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One of Macron’s favourite restaurants set on fire and dead rats thrown at city hall in French protests

Protests broke out in France today, the 11th day after national strikes. One of President Emmanuel Macron’s favorite restaurants was set on fire and tear gas used to disperse demonstrators.

Many thousands of protestors gathered in cities against Mr ‘s controversial reforms to pensions, which have caused months of anger.

According to Natacha Pommet, leader of the CGT trade association, Rat Catchers in Paris threw dead rodents into the city hall “to demonstrate the harsh reality of their mission”.

Image During clashes at a Paris demonstration, protesters set fire to litter bins

Around 100 protestors blocked the road to Charles de Gaulle Airport in the capital and entered the terminal building.


The airport was unaffected by the flight cancellations, but passengers were delayed in getting through security.

Paris protesters attacked Macron’s favorite restaurant, sparking chaos.

Image: The demonstration saw the awning at La Rotonde restaurant go up during the fire. Pic by AP

Demonstrators set fire to the awning at La Rotonde brasserie, throwing rocks, bottles, and paint at police officers.

France: More

French citizens are well-versed in the fact that the restaurant hosted a celebratory dinner to honor Mr Macron’s victory in the first round of the 2017 presidential elections.

Image French police use paint to attack La Rotonde restaurant

Police used tear gas to disperse protesters shouting “strike blockade Macron walk away!” at a Rennes, Brittany march.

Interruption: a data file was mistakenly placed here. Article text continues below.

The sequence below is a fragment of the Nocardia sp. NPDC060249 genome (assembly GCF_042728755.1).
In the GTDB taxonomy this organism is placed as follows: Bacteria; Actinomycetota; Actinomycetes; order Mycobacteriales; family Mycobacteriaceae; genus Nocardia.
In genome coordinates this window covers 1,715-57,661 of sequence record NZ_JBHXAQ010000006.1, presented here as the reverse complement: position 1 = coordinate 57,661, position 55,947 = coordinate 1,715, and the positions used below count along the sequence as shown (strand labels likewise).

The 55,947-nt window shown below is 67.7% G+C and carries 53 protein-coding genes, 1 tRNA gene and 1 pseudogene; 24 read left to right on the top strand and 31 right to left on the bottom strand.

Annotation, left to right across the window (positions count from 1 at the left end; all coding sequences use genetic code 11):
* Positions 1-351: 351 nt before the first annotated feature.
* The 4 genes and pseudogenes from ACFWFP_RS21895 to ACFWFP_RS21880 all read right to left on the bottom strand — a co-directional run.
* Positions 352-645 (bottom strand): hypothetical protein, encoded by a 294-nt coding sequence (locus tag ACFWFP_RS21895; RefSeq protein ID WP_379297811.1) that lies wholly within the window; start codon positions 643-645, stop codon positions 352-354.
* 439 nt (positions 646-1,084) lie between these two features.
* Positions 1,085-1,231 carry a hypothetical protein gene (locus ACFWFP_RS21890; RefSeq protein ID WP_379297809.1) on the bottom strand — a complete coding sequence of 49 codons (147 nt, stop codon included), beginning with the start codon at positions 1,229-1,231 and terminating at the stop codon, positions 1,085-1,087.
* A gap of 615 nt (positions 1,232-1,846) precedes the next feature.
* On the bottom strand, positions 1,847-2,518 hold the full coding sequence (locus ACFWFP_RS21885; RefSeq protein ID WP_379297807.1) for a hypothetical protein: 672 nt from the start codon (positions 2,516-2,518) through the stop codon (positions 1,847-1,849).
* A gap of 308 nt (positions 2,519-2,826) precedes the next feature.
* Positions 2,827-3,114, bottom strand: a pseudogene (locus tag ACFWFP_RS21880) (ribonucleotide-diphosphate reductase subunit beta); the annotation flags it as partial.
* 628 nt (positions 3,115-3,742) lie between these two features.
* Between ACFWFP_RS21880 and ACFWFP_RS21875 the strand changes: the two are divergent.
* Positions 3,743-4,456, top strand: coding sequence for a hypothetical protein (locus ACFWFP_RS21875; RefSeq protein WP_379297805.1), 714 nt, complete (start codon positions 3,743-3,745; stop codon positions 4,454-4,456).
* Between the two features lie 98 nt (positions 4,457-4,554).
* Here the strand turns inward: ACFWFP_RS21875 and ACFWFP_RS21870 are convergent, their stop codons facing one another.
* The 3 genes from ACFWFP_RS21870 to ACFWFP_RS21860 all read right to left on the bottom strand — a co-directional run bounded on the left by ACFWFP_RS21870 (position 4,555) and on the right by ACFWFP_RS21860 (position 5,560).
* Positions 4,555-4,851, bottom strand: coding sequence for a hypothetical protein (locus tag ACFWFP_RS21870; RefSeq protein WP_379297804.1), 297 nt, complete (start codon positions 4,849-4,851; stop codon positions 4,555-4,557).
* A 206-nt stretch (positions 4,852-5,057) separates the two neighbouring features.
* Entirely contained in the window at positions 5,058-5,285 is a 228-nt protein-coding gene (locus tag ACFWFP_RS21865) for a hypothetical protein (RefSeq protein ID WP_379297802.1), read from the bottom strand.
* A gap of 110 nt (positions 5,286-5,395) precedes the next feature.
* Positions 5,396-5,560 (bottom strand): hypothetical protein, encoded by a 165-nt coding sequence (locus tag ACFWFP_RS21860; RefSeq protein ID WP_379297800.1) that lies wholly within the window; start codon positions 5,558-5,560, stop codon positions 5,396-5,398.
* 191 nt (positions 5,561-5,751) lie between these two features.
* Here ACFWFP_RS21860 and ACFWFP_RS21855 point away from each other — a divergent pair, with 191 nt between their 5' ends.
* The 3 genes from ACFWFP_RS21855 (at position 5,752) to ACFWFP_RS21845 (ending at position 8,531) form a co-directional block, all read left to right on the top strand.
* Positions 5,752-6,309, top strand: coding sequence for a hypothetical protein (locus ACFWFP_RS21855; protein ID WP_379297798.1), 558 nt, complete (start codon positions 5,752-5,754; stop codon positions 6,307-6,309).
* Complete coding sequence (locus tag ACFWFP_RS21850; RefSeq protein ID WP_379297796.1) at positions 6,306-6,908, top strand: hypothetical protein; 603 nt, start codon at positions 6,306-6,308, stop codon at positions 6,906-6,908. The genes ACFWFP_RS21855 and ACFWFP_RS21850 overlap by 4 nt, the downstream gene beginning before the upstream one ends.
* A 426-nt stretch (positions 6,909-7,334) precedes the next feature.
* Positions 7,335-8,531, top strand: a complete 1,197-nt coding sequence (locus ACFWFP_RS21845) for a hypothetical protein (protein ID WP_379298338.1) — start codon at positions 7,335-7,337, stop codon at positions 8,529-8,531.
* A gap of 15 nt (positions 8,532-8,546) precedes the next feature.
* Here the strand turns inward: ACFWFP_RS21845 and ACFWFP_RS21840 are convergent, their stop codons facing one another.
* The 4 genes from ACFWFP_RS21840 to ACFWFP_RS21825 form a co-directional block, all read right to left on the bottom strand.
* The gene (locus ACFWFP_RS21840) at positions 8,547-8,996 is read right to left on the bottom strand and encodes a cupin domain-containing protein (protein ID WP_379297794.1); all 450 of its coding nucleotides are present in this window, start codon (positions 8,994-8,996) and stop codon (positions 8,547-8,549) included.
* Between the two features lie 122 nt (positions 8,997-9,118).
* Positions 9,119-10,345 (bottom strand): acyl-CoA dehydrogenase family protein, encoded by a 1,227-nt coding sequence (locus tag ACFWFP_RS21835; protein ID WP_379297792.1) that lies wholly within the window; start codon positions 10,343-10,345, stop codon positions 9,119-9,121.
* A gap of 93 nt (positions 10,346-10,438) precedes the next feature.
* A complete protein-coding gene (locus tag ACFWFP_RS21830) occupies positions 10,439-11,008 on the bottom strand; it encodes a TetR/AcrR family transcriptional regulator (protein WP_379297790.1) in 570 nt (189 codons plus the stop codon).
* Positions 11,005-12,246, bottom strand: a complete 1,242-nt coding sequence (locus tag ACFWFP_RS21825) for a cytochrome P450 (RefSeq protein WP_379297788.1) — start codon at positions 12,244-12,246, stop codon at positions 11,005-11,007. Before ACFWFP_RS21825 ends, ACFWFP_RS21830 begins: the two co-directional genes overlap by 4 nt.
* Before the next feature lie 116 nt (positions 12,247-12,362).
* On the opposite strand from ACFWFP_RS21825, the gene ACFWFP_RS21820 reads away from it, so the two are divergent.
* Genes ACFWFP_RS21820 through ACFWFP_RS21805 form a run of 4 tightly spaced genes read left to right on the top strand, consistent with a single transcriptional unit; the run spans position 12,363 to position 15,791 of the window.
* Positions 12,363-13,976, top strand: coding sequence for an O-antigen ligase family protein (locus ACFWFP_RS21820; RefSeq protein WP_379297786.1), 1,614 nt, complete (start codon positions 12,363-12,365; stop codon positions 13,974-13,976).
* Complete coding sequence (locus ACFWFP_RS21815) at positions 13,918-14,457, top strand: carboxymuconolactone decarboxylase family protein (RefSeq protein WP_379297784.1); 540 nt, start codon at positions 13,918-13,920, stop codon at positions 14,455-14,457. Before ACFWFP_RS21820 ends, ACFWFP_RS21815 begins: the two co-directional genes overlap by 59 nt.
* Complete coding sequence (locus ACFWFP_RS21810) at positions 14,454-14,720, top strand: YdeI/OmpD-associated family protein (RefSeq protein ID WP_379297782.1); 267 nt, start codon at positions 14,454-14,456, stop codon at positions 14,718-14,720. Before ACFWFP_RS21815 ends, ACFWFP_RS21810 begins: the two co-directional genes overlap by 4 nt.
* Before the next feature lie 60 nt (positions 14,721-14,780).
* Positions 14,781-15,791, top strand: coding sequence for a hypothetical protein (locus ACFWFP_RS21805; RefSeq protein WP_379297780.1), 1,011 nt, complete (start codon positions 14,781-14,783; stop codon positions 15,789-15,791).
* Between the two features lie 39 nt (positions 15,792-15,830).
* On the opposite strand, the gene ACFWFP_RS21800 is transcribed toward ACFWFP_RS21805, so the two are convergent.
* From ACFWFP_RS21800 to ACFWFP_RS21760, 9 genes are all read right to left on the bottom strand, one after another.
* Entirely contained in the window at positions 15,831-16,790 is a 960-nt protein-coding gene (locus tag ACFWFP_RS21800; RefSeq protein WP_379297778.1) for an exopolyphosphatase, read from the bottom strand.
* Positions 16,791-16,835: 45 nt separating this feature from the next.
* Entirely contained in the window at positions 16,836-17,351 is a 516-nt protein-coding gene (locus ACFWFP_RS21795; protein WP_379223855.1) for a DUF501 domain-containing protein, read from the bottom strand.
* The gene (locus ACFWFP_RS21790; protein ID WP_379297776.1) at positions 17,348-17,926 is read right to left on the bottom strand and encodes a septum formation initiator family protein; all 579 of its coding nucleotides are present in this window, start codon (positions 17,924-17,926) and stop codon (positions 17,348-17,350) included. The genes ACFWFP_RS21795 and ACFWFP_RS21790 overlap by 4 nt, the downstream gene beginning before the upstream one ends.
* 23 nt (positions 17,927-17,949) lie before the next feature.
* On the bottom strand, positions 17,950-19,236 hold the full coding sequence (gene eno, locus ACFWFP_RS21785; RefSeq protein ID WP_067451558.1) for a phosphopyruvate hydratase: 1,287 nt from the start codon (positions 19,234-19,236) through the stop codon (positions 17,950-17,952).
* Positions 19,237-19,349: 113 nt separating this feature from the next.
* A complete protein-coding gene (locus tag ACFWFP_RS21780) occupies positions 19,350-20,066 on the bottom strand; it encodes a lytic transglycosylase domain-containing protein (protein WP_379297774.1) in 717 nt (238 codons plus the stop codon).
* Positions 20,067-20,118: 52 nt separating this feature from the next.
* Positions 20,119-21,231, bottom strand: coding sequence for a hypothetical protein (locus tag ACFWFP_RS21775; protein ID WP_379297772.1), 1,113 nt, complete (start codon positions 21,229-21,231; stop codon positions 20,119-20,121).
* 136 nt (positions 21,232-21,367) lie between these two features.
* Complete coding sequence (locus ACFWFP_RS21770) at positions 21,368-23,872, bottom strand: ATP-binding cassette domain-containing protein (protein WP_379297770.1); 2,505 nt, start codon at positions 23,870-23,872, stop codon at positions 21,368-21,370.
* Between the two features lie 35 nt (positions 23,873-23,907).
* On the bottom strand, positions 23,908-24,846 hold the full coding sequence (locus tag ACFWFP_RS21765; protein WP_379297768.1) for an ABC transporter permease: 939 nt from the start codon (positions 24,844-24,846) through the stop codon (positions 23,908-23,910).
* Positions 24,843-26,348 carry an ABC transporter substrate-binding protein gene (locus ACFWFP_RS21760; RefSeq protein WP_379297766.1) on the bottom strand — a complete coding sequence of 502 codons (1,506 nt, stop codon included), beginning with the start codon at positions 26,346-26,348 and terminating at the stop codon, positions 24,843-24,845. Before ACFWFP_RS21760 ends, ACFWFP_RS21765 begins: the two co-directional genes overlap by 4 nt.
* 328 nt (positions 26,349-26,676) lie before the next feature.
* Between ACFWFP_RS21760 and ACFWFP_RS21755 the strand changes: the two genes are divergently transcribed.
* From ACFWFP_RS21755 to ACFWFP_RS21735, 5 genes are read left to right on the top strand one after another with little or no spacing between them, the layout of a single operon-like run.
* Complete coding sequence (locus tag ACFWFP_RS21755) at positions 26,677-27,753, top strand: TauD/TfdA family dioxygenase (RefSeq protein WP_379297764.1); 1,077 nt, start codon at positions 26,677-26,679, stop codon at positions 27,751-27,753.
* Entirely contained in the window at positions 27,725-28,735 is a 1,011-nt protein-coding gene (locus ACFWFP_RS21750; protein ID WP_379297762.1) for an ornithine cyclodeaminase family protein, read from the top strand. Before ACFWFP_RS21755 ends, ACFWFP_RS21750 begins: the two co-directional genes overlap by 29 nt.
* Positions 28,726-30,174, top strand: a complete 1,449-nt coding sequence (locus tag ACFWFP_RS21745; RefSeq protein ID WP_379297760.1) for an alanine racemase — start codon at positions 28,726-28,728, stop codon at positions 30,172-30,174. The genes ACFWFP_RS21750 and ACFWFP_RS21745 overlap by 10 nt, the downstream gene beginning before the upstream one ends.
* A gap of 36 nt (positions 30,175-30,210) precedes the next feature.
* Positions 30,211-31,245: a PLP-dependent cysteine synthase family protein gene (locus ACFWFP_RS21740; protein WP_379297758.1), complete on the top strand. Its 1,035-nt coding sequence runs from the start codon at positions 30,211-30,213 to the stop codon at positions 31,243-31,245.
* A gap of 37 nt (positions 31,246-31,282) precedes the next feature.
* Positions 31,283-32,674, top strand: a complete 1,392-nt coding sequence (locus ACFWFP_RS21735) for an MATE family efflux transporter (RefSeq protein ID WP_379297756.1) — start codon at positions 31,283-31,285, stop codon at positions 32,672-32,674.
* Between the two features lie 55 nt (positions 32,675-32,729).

Image During clashes in Rennes, masked protesters react to tear gas.

Tractors joined the march of marchers in Nantes’ western city. Tear gas was also used against protestors.

Protests in other cities were peaceful, with thousands marching under union banners and flags in Marseille, Bordeaux, Lyon, and other cities.

Image During clashes in Rennes, masked protesters defend themselves with umbrellas by standing near litter bins.

Union leaders claimed that the anger at President Macron’s reforms to his pension system has grown into a larger movement of workers unhappy about their salaries and working conditions.

Macron has not indicated that he will back down from controversial reforms that would alter France‘s retirement age to 64 from 62.

Continue reading:

What is France’s retirement age compared to other countries?

Analysis: Macron can be either brave or foolish – Macron is either brave, or foolish.

According to polls, a large majority of French citizens oppose the bill that Mr Macron’s government passed through parliament without any vote.

After an hour of talks on Wednesday between Prime Minister Elisabeth Borne and trade union leaders, there was no breakthrough.

Image During clashes in Paris, a protester throws rocks.

Sophie Binet, who was elected general secretary of CGT union, stated that the protests were the result of “deep anger, a cold anger”.

She called Mr Macron’s government “completely disconnected” from the country, and “completely bunkerized in its ministries.”

She said, promising to continue protests, “We cannot turn the page until the Reform is withdrawn.”


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